# basic_auth_authorizer/
    str, Callable[[], dict[str, str]]
] = {
    # "HARDCODED": lambda: {"avoid": "using_me"},  # You really shouldn't use these.
    "SSM": get_credentials_from_ssm_parameter,
    "SECRETS_MANAGER": get_credentials_from_secrets_manager,

As the last step, we just need to tell our API gateway to use the new authorizer function, which I’m doing in the Global section of the SAM template.

# template.yaml
 # ...
         FunctionArn: !GetAtt AuthorizerFunction.Arn
     DefaultAuthorizer: BasicAuth

After running sam build && sam deploy we can test it. When you access the website you should be prompted to login and after to enter the credentials you’ll be allowed to see the webapp.

This setup ensures that only authenticated access to the webapp is possible. There are however a few drawbacks. Username and passwords are stored in plain text (albeit encrypted at rest depending on the backend), which is not ideal for a production system. It would be safer to salt and hash the saved password in order to store a derivative of the original to check against without storing the password itself.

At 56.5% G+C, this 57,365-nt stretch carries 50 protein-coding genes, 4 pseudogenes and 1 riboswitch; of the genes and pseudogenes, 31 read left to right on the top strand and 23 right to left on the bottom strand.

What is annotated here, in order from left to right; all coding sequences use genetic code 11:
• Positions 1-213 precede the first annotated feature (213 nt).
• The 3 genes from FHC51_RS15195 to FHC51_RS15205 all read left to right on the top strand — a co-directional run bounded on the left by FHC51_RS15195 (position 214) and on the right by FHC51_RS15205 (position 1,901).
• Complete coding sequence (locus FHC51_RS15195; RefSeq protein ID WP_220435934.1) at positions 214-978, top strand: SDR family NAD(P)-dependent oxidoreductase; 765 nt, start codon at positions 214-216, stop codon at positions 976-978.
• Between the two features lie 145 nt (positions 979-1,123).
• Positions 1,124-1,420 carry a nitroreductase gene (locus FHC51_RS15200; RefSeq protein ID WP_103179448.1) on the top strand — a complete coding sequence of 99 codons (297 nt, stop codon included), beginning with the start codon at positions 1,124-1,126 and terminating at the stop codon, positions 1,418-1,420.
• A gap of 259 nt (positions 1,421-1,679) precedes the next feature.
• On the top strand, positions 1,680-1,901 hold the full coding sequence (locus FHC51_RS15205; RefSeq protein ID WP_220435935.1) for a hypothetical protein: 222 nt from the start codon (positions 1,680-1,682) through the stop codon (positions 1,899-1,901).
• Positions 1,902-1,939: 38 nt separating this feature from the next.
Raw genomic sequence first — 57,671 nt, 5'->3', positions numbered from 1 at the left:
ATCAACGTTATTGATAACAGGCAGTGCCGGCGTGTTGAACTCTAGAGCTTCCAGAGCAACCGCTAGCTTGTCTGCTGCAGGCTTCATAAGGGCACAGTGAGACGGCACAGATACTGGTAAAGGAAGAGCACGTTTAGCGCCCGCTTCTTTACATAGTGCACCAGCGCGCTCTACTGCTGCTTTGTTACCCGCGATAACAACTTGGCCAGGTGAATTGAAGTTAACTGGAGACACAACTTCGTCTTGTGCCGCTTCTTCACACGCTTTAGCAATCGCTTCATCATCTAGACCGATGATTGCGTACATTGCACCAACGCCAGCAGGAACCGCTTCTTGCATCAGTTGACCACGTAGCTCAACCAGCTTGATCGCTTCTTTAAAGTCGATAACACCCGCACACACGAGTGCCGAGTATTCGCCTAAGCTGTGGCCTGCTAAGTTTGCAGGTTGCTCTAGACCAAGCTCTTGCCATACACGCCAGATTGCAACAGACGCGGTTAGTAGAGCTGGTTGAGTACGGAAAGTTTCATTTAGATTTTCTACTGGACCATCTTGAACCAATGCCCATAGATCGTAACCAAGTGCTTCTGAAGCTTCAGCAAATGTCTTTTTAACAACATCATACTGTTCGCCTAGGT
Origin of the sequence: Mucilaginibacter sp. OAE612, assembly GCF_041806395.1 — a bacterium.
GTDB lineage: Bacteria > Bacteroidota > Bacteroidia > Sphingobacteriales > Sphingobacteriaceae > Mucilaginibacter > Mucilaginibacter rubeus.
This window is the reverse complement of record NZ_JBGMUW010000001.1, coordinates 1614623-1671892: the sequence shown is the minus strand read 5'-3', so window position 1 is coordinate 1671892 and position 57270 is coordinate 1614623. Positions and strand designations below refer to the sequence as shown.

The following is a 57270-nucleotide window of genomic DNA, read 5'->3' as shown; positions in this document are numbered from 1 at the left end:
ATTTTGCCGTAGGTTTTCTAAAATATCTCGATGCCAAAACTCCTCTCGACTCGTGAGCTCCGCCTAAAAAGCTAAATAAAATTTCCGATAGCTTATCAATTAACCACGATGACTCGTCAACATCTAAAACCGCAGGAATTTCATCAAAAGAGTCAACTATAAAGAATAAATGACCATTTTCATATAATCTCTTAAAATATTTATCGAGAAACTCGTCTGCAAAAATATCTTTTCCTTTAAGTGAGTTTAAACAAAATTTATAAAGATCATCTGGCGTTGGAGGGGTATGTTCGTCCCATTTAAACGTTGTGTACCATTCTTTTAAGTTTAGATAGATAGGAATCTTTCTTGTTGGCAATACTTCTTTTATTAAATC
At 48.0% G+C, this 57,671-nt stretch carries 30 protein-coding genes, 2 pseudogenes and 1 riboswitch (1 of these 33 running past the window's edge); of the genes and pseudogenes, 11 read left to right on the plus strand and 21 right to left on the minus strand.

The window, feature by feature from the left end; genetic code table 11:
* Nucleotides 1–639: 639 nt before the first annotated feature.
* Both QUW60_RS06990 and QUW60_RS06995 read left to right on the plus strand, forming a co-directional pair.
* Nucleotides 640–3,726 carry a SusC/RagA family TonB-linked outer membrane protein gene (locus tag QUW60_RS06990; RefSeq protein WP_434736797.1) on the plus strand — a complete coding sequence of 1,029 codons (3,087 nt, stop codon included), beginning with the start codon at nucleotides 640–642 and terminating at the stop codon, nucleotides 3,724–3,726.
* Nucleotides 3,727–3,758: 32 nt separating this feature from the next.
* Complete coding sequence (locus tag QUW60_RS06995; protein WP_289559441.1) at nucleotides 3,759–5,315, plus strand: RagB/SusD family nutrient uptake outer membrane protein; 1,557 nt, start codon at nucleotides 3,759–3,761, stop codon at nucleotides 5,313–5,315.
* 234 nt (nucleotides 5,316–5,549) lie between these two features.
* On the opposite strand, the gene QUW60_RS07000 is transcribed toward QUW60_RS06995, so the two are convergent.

This could be implemented, but there’s a much better solution if you need something more serious. It’s possible to integrate the serverless Dash app with Cognito and I’ll show you how to do that in the future. The other problem is the lack of proper session management. The app only knows that someone is logged in and not many more details, which makes authorization difficult.

Now that I’ve outlined the weaknesses that you should be aware of, let’s talk about what this is intended to be used for. If you want to build a quick PoC or just avoid exposing the app to unauthenticated users, this setup is a good start. It has a limited complexity, is easy to integrate and in addition to that not really Dash-specific, i.e. we didn’t touch the Dash app once. Sure it’s not a fancy solution, but that’s not always necessary.

Hopefully you learned something from this post, stay tuned for the implementation with Cognito based authentication.

— Maurice

Title Photo by Kutan Ural on Unsplash